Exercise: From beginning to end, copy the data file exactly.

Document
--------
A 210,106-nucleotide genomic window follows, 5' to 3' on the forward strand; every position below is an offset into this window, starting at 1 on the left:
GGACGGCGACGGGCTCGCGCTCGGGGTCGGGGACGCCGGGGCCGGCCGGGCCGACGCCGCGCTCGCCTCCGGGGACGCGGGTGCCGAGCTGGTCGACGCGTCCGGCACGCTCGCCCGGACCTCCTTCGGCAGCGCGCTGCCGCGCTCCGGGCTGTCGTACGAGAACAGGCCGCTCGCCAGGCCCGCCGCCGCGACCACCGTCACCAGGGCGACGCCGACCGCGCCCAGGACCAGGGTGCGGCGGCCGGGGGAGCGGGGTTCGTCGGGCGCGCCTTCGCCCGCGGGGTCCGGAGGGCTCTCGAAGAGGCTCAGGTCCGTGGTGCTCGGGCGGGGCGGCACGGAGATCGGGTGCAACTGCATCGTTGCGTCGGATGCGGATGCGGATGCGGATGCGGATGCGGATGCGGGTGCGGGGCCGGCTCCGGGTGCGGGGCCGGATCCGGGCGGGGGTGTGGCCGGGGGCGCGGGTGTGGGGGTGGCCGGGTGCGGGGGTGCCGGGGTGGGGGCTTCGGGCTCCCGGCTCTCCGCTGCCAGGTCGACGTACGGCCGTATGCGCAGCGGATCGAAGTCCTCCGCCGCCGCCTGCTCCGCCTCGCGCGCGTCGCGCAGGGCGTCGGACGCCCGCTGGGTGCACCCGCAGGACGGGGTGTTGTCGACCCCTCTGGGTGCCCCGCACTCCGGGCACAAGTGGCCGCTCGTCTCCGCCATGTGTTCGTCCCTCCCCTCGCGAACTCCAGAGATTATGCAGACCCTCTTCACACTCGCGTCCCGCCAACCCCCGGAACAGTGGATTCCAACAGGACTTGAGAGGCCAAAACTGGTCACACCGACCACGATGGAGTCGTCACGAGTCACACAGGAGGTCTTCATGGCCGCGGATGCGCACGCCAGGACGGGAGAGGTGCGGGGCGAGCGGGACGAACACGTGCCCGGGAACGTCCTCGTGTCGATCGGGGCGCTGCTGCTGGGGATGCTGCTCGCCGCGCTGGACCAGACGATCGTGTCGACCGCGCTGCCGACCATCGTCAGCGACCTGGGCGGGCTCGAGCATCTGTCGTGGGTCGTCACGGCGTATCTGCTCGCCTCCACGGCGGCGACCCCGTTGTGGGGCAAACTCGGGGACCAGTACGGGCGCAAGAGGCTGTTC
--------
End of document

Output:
A 210,106-nucleotide genomic window follows, 5' to 3' on the forward strand; every position below is an offset into this window, starting at 1 on the left:
GGACGGCGACGGGCTCGCGCTCGGGGTCGGGGACGCCGGGGCCGGCCGGGCCGACGCCGCGCTCGCCTCCGGGGACGCGGGTGCCGAGCTGGTCGACGCGTCCGGCACGCTCGCCCGGACCTCCTTCGGCAGCGCGCTGCCGCGCTCCGGGCTGTCGTACGAGAACAGGCCGCTCGCCAGGCCCGCCGCCGCGACCACCGTCACCAGGGCGACGCCGACCGCGCCCAGGACCAGGGTGCGGCGGCCGGGGGAGCGGGGTTCGTCGGGCGCGCCTTCGCCCGCGGGGTCCGGAGGGCTCTCGAAGAGGCTCAGGTCCGTGGTGCTCGGGCGGGGCGGCACGGAGATCGGGTGCAACTGCATCGTTGCGTCGGATGCGGATGCGGATGCGGATGCGGATGCGGATGCGGGTGCGGGGCCGGCTCCGGGTGCGGGGCCGGATCCGGGCGGGGGTGTGGCCGGGGGCGCGGGTGTGGGGGTGGCCGGGTGCGGGGGTGCCGGGGTGGGGGCTTCGGGCTCCCGGCTCTCCGCTGCCAGGTCGACGTACGGCCGTATGCGCAGCGGATCGAAGTCCTCCGCCGCCGCCTGCTCCGCCTCGCGCGCGTCGCGCAGGGCGTCGGACGCCCGCTGGGTGCACCCGCAGGACGGGGTGTTGTCGACCCCTCTGGGTGCCCCGCACTCCGGGCACAAGTGGCCGCTCGTCTCCGCCATGTGTTCGTCCCTCCCCTCGCGAACTCCAGAGATTATGCAGACCCTCTTCACACTCGCGTCCCGCCAACCCCCGGAACAGTGGATTCCAACAGGACTTGAGAGGCCAAAACTGGTCACACCGACCACGATGGAGTCGTCACGAGTCACACAGGAGGTCTTCATGGCCGCGGATGCGCACGCCAGGACGGGAGAGGTGCGGGGCGAGCGGGACGAACACGTGCCCGGGAACGTCCTCGTGTCGATCGGGGCGCTGCTGCTGGGGATGCTGCTCGCCGCGCTGGACCAGACGATCGTGTCGACCGCGCTGCCGACCATCGTCAGCGACCTGGGCGGGCTCGAGCATCTGTCGTGGGTCGTCACGGCGTATCTGCTCGCCTCCACGGCGGCGACCCCGTTGTGGGGCAAACTCGGGGACCAGTACGGGCGCAAGAGGCTGTTC